Five moon bears were rescued from an illegal bile extraction farm last Wednesday (February 22), in a joint effort between the Vietnam Administration of Forestry and Animals Asia to eradicate illegal bear bile farming in Vietnam by 2026.
The farm’s owner had contacted authorities to give up the bears and to end the operation in Phung Thuong commune on the outskirts of Hanoi, according to animal rescue group, Animals Asia.
The ages of the bears were unclear but Vietnamese authorities estimated that the bears had been living on the farm for 20 years.
In the wild, bears live for up to 30 years. However, in some cases, bears on the farms live for only five to 10 years before dying of infection, disease and malnutrition, according to Animals Asia’s Vietnam director Tuan Bendixen.
“When you put a bear in captivity like a small cage, it is going to create a lot of problems in terms of mental problems, and also in terms of the physical problems because the farm doesn’t know how to look after the bears properly,” he told Reuters.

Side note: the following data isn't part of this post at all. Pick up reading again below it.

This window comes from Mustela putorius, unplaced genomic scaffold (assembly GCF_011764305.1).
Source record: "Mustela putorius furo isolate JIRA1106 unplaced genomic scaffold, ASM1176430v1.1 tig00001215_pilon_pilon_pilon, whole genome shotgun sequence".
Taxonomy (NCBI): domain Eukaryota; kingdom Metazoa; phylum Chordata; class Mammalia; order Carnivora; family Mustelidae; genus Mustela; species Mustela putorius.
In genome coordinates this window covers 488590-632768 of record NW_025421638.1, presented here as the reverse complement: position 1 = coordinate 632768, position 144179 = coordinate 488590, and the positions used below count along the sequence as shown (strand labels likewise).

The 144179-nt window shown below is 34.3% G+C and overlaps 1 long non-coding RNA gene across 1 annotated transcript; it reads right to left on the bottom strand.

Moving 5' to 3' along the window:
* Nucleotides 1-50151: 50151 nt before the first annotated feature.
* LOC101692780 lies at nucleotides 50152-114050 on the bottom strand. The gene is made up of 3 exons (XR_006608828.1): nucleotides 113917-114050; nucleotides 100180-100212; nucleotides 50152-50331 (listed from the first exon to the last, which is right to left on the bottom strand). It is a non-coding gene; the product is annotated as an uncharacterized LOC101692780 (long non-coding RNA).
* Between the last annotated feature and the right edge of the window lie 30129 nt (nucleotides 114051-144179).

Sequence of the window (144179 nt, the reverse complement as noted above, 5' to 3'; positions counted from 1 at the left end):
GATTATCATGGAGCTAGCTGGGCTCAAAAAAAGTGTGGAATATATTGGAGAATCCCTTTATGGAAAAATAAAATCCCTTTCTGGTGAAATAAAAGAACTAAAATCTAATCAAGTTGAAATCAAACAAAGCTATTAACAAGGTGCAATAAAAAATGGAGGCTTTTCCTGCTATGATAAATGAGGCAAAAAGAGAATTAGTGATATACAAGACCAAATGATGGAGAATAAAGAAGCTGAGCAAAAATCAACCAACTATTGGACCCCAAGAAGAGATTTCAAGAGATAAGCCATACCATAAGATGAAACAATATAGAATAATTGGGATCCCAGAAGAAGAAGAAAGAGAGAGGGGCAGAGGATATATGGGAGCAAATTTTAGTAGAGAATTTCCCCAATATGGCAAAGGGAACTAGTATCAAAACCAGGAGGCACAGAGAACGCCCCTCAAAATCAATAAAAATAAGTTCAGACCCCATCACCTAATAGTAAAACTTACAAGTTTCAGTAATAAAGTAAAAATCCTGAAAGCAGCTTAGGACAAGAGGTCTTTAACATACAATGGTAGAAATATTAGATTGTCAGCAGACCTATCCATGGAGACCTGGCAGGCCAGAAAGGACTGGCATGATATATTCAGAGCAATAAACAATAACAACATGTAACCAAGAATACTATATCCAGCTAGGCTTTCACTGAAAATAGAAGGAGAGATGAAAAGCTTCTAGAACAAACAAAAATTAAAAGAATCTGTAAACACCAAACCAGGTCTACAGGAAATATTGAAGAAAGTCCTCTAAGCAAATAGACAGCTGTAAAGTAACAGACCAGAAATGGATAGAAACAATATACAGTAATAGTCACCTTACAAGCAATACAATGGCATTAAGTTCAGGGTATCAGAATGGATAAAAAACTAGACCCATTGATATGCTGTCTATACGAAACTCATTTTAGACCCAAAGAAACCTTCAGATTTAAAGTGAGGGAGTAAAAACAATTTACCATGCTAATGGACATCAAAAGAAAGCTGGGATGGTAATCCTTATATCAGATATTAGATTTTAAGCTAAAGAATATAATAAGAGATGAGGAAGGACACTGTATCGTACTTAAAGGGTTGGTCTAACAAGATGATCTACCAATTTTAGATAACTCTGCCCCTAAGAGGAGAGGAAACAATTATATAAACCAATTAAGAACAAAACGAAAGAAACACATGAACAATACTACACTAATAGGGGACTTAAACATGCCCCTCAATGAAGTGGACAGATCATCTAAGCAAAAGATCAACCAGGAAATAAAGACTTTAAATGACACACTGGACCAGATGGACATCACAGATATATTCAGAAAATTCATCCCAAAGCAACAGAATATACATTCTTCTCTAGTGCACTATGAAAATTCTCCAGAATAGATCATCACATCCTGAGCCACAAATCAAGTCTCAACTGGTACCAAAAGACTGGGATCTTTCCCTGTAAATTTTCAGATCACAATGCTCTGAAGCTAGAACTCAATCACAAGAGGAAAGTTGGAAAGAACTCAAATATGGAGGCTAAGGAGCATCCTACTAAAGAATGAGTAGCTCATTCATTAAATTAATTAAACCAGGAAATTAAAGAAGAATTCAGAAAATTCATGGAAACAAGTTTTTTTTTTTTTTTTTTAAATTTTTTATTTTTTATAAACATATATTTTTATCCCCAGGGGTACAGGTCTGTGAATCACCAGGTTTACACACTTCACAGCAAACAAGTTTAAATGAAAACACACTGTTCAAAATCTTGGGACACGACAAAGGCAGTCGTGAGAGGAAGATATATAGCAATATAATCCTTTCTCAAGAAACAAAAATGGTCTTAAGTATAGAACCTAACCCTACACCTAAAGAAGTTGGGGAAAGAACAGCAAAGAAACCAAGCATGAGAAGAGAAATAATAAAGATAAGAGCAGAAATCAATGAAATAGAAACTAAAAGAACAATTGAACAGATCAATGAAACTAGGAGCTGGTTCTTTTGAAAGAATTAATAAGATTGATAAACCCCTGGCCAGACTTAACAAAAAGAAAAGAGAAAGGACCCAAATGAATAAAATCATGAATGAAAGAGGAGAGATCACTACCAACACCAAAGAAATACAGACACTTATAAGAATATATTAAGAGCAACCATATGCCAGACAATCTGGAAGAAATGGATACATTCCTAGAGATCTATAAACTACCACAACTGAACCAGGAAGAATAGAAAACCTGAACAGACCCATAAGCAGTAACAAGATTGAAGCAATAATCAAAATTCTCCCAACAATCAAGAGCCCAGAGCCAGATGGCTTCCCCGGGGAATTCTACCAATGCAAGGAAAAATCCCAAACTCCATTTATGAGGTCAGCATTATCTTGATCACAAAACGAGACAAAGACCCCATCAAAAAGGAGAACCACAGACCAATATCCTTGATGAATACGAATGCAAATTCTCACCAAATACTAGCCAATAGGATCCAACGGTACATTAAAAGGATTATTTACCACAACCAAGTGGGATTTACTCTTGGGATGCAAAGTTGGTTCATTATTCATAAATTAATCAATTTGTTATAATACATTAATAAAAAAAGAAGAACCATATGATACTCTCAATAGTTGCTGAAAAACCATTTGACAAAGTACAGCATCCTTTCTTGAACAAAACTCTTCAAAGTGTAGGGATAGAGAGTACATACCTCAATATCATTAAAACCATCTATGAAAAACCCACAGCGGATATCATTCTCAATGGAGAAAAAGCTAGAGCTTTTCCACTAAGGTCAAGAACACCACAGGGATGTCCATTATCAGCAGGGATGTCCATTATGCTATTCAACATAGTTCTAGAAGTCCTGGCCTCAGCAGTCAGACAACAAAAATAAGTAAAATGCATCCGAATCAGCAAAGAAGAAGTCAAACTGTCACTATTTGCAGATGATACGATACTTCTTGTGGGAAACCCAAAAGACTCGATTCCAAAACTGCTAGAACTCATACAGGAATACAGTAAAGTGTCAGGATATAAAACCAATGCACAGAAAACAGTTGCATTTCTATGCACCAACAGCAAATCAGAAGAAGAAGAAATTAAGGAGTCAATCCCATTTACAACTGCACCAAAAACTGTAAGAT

“The bears are given inappropriate diet. And because of that, plus the frequent bile extraction as well and that creates a lot of problems for the bears”
The farming of bears for their bile is outlawed in Vietnam but it the practice is still persistent, fuelled by demand for bear-bile-enriched products from Asian tourists.
“Bear bile has been used in traditional medicine as a rubbing tonic. It’s also being used for treating other illnesses as well, even though there is no concrete proof that bear bile actually work in all the illnesses,” said Tuan. “And because of this huge demand of bear bile, that’s why we are seeing a lot of bears being kept on farms just for one purpose only – that is to extract for their bear bile.”
Digestive bile is forcibly extracted from the gallbladders of bears, to be sold on the black market for use in traditional medicine. In the old days, bile was taken from animals caught in the wild, but the dwindling number of bears forced a change and now farmers have resorted to catching cubs and keeping them in cages. Often dehydrated and suffering from multiple diseases, many have malignant tumors that ultimately kill them.
For now, the rescued bears nicknamed “Chronos”, “Dawn”, “Noon”, “Twilight,” and “Midnight” have been transported to a sanctuary in the hopes that they will be able to live out their remaining years in peace.
Source: Thai Public Broadcasting Service (Thai PBS)